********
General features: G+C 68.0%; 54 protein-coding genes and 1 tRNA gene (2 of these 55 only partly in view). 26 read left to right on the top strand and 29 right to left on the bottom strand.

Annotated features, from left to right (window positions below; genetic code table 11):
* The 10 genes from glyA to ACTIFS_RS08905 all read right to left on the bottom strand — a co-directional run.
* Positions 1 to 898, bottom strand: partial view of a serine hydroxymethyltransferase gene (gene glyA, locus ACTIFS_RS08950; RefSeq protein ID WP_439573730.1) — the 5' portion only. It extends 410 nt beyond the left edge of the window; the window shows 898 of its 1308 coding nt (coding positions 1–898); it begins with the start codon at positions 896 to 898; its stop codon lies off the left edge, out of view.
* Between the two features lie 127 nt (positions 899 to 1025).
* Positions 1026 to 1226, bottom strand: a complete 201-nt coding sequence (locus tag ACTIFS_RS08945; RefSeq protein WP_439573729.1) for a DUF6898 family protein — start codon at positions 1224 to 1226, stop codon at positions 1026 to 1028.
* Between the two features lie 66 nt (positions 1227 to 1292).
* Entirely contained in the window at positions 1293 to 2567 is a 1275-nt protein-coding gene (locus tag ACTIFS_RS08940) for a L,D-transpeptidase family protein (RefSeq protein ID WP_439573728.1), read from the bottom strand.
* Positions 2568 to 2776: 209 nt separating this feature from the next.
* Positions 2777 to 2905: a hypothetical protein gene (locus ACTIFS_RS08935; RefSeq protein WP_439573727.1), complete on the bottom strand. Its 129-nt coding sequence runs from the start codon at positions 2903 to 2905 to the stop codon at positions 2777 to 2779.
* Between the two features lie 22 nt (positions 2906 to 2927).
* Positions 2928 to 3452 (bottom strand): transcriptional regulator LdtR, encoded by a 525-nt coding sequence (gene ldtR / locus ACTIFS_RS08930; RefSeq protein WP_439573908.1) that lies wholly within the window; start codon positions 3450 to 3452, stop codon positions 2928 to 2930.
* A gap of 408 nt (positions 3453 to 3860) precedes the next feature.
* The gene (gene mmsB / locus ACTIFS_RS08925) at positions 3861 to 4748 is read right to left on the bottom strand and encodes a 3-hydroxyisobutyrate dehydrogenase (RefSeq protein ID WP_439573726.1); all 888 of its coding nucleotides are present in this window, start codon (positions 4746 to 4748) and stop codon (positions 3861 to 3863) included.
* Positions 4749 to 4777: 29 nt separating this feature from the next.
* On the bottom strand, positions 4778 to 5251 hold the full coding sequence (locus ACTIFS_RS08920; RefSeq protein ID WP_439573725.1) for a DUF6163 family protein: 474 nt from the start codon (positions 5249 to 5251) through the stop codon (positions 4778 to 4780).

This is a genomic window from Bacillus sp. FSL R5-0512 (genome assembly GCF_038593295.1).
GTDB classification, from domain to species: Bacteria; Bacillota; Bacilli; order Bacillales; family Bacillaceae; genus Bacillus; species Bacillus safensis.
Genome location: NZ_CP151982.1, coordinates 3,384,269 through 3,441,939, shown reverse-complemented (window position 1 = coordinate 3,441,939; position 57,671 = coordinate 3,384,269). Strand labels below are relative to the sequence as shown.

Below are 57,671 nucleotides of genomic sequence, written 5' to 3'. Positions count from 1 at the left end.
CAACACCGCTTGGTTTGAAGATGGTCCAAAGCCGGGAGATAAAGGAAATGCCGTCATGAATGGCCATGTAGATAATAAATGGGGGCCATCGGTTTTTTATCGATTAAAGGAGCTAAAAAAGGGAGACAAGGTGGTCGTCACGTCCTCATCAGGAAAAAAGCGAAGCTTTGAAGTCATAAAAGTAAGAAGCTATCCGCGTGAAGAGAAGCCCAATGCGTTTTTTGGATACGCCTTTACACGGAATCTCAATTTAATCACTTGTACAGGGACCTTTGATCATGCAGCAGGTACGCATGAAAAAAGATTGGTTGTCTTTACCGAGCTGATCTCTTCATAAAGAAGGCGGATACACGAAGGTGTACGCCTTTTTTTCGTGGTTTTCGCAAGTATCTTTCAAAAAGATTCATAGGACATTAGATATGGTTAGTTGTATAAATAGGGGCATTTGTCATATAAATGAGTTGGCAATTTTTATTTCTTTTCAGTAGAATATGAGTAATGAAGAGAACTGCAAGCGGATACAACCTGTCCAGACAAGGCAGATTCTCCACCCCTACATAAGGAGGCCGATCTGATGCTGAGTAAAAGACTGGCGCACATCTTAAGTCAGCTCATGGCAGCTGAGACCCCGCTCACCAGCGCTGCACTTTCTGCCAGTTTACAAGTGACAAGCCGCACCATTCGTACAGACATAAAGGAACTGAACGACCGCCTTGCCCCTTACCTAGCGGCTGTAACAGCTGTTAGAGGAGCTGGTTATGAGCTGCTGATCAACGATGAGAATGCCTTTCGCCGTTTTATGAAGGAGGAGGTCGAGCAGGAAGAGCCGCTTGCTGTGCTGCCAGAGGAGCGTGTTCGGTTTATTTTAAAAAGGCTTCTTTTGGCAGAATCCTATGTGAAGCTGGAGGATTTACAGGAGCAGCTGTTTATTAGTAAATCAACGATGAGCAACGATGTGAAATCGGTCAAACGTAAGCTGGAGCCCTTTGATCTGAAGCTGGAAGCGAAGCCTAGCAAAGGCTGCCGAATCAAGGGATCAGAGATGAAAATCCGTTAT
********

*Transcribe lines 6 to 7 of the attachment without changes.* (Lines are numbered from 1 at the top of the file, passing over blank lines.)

* Positions 1026 to 1226, bottom strand: a complete 201-nt coding sequence (locus tag ACTIFS_RS08945; RefSeq protein WP_439573729.1) for a DUF6898 family protein — start codon at positions 1224 to 1226, stop codon at positions 1026 to 1028.
* Between the two features lie 66 nt (positions 1227 to 1292).